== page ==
When someone dies as a result of another person or entity’s negligence or wrongdoing, the deceased person’s family can bring a wrongful death lawsuit against the negligent person or entity. Under Texas law, wrongful death claims can stem from neglect, carelessness, unskillfulness, and default.
In the case of an injury, the at-fault party may be legally required to pay damages to the injured person. But if the injury has resulted in a death, damages may instead be due to certain beneficiaries or to the deceased person’s estate.
How are the settlements in wrongful death cases paid? To find out, we first need to briefly review the parties eligible to bring a wrongful death lawsuit in Texas and the types of compensation they are eligible to receive.
Who Can Bring a Wrongful Death Lawsuit?
The law in Texas is very specific about who can bring a wrongful death lawsuit. It can be brought by the following people, individually or together:
- The surviving spouse;
- Children, including legally adopted children and adult children; and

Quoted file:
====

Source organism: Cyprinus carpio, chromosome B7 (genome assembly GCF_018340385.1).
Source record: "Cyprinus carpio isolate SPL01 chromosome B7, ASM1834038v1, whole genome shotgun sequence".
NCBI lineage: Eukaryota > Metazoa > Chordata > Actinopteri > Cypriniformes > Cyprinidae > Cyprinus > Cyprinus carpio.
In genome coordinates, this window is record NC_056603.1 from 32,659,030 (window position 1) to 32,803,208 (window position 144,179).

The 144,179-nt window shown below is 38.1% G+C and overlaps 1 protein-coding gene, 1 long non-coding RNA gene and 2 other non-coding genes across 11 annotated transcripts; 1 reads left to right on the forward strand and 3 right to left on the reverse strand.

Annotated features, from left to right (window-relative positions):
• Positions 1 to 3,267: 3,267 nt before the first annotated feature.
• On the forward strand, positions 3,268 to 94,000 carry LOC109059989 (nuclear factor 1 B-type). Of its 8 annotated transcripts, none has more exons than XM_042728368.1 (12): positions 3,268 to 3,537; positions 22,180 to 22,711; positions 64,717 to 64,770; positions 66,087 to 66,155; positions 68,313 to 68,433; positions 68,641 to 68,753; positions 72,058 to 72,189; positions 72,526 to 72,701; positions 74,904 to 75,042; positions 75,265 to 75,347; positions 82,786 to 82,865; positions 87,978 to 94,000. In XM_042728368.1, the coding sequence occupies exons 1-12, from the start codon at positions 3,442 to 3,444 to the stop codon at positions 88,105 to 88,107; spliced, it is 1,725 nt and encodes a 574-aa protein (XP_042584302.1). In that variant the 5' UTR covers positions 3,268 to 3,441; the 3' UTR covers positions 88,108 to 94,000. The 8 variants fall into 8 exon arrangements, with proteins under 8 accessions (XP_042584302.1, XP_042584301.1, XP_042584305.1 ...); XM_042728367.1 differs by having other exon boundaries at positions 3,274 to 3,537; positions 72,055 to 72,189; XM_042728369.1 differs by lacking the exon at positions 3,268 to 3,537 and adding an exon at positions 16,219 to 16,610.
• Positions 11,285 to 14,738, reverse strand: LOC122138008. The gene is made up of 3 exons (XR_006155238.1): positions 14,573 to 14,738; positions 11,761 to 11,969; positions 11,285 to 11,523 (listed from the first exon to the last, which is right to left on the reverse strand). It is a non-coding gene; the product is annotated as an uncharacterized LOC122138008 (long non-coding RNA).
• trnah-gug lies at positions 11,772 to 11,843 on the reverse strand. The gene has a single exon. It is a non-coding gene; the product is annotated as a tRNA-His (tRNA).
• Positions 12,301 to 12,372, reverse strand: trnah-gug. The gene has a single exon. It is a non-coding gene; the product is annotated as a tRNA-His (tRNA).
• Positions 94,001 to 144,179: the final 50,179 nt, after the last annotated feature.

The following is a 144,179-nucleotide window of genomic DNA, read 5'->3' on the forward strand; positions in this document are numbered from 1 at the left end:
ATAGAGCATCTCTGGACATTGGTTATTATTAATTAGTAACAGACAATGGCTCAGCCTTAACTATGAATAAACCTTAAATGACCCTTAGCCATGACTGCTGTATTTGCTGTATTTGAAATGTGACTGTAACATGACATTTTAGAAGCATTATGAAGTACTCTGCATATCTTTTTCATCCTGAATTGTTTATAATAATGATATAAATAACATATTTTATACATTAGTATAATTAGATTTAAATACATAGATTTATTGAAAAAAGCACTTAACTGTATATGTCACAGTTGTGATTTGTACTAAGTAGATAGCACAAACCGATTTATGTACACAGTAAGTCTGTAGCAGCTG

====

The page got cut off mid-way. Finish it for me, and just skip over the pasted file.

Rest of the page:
If a wrongful death lawsuit isn’t filed by any of these survivors within three months after a person’s death, either the deceased person’s personal representative or the executor of the deceased person’s will can file a claim on behalf of the estate.
What Damages Can These Parties Seek?
The damages available depend very much on the support family members received from the deceased person and the circumstances of the death. Wrongful death damages can be sought to compensate family members for the loss of the deceased and the support they received from the deceased, both actual and prospective. Damages can thus be sought for economic losses, such as the income the deceased would have earned had they lived and the inheritance the beneficiaries may have lost because of the person’s untimely death.